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In Visual Studio 2010 Essential Training, author Walt Ritscher demonstrates how to use Visual Studio 2010 Professional to develop full-featured applications targeting a variety of platforms. Starting with an overview of the integrated developer environment, the course covers working with code editors, navigating and formatting code, and deploying applications. Also included are tutorials on running performance and load tests, and debugging code. Exercise files accompany the course.
Visual Basic is the other leading language for programming .NET. You may know it by its VB acronym or as Visual Basic .NET, but it's officially known within Microsoft as Visual Basic. C# and VB share a lot of features and are more similar than different in .NET 4.0. According to my sources at Microsoft, these two languages are tremendously popular and account for the highest percentage of .NET programmers. In this movie, I want to show you some basics of the VB language and its editor.
I'm inside Visual Studio, and I have open up this project called VBEditor. I have one code file here called module1.vb. The vb extension signifies that this code file contains Visual Basic code. I'll double-click on Module1.vb and load it in the editor. In Visual Basic when you're working in a console application, you have to specify a Sub Main, a main entry point for the application. So you call it Sub Main, and you put it inside a Module. I'm going to write some code to read and write information out to this console window.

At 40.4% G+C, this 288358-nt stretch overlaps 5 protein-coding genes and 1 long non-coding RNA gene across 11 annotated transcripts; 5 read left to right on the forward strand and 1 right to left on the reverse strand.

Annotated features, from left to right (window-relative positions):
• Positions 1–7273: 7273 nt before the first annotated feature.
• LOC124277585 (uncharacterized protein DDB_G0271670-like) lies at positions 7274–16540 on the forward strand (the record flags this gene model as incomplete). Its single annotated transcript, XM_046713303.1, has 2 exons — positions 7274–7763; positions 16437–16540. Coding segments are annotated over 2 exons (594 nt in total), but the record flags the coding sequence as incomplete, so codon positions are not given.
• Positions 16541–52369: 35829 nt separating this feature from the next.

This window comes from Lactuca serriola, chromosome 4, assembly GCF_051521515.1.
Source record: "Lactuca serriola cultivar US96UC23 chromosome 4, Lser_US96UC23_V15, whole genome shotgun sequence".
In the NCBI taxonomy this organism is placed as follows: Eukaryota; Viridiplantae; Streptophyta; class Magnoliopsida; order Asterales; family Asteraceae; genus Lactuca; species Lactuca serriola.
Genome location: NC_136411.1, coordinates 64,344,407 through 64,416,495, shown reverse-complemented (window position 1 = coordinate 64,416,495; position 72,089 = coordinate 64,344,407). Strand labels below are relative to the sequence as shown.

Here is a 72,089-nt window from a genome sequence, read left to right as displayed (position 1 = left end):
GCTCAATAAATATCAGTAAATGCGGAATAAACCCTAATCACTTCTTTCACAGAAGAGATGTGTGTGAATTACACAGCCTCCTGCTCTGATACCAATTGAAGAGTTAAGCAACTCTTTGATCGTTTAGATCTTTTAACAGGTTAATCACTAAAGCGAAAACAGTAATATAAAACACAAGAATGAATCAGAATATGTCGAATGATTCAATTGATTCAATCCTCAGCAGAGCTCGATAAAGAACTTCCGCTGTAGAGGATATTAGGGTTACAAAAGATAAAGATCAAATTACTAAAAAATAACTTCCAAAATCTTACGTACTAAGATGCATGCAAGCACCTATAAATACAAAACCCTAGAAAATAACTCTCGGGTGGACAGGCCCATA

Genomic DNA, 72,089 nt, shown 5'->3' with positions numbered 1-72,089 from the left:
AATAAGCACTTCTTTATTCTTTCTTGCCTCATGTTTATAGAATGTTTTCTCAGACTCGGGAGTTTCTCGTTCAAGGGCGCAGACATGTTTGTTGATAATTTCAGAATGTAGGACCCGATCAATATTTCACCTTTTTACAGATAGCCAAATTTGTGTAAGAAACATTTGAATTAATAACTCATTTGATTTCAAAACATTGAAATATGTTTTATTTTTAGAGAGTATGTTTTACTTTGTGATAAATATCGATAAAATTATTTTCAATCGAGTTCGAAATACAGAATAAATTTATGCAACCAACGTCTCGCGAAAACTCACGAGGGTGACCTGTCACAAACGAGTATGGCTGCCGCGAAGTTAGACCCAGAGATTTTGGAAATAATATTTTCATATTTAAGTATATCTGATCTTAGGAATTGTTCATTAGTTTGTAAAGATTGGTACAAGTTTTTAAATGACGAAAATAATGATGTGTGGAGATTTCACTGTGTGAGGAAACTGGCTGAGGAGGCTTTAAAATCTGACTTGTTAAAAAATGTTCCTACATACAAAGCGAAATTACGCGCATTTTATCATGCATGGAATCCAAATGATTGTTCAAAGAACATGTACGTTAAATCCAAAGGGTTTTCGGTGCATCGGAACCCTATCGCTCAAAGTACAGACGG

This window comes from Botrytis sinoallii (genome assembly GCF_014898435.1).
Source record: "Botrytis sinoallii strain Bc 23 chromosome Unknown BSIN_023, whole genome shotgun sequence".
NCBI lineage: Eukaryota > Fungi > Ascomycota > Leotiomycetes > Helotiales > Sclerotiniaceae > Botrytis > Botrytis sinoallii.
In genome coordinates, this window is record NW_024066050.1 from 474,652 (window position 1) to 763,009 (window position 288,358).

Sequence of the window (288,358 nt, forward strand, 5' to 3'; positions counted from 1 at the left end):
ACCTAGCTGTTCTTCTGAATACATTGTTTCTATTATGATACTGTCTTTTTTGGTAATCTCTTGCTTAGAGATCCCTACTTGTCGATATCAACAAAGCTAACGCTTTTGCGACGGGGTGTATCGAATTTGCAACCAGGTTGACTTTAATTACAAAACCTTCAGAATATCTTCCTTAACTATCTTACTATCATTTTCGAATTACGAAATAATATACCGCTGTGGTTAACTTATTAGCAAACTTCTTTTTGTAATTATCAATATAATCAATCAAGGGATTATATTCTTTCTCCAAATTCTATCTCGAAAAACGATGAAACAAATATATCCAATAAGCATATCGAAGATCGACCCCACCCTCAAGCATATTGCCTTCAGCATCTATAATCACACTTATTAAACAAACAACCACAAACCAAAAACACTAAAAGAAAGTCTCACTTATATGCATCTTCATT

I'll start by writing a piece of information to the console. To do that, I use the Console Class. Notice that dropdown IntelliSense I have get here inside Visual Studio is showing me the available types I can work with. At this point, I've typed enough for Visual Studio to recognize the word "console", and I can just press Tab to finish typing. Then I'll type in period and then Wri, there I find a recognition for Write and WriteLine. I am pressing the up and down arrows on my keyboard right now to get this.
Now I am going to press the enter key while WriteLine is selected. Visual Basic knows that this is a method call, so it puts the open and close parentheses automatically on that line. This is something that VB does that the C# editor does not do. This would write a blank line. I'd rather write something out of the console so I am going to come up to this line and type something in the parentheses. I am going to type in, "Hello. What is your name?" To end a line of code in VB, you just hit the Enter key. Nothing special is required, like the semicolon in C#.
So I am going to move down to the next line, and I am going to show you what happens when I run the application at this point. If I'm inside Visual Studio and I go up to Debug > Start Debugging, the application is going to run, my code will run, and then immediately terminate, so don't blink while you watch this. Did you see that window pop up? I don't want that to happen. I'd rather wait and see what the results are, so there's a mechanism inside Visual Studio to make that happen.